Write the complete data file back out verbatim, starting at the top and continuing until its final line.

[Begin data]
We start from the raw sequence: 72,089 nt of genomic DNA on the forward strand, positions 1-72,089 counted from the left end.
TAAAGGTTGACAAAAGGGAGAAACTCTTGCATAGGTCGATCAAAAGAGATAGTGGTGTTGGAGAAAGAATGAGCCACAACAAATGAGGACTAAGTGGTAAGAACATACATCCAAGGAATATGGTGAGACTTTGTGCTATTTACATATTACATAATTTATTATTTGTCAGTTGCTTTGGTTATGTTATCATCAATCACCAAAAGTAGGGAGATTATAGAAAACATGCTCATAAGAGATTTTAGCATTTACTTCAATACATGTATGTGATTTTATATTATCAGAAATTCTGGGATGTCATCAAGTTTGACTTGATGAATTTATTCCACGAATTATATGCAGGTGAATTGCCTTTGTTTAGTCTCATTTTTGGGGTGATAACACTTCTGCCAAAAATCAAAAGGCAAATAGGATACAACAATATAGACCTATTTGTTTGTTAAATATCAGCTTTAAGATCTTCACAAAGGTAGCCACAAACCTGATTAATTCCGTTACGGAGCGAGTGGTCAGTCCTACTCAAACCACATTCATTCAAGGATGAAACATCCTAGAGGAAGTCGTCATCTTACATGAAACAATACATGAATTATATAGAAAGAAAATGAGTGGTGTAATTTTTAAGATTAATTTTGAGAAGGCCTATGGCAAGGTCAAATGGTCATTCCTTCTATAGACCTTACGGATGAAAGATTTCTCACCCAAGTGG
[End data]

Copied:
We start from the raw sequence: 72,089 nt of genomic DNA on the forward strand, positions 1-72,089 counted from the left end.
TAAAGGTTGACAAAAGGGAGAAACTCTTGCATAGGTCGATCAAAAGAGATAGTGGTGTTGGAGAAAGAATGAGCCACAACAAATGAGGACTAAGTGGTAAGAACATACATCCAAGGAATATGGTGAGACTTTGTGCTATTTACATATTACATAATTTATTATTTGTCAGTTGCTTTGGTTATGTTATCATCAATCACCAAAAGTAGGGAGATTATAGAAAACATGCTCATAAGAGATTTTAGCATTTACTTCAATACATGTATGTGATTTTATATTATCAGAAATTCTGGGATGTCATCAAGTTTGACTTGATGAATTTATTCCACGAATTATATGCAGGTGAATTGCCTTTGTTTAGTCTCATTTTTGGGGTGATAACACTTCTGCCAAAAATCAAAAGGCAAATAGGATACAACAATATAGACCTATTTGTTTGTTAAATATCAGCTTTAAGATCTTCACAAAGGTAGCCACAAACCTGATTAATTCCGTTACGGAGCGAGTGGTCAGTCCTACTCAAACCACATTCATTCAAGGATGAAACATCCTAGAGGAAGTCGTCATCTTACATGAAACAATACATGAATTATATAGAAAGAAAATGAGTGGTGTAATTTTTAAGATTAATTTTGAGAAGGCCTATGGCAAGGTCAAATGGTCATTCCTTCTATAGACCTTACGGATGAAAGATTTCTCACCCAAGTGG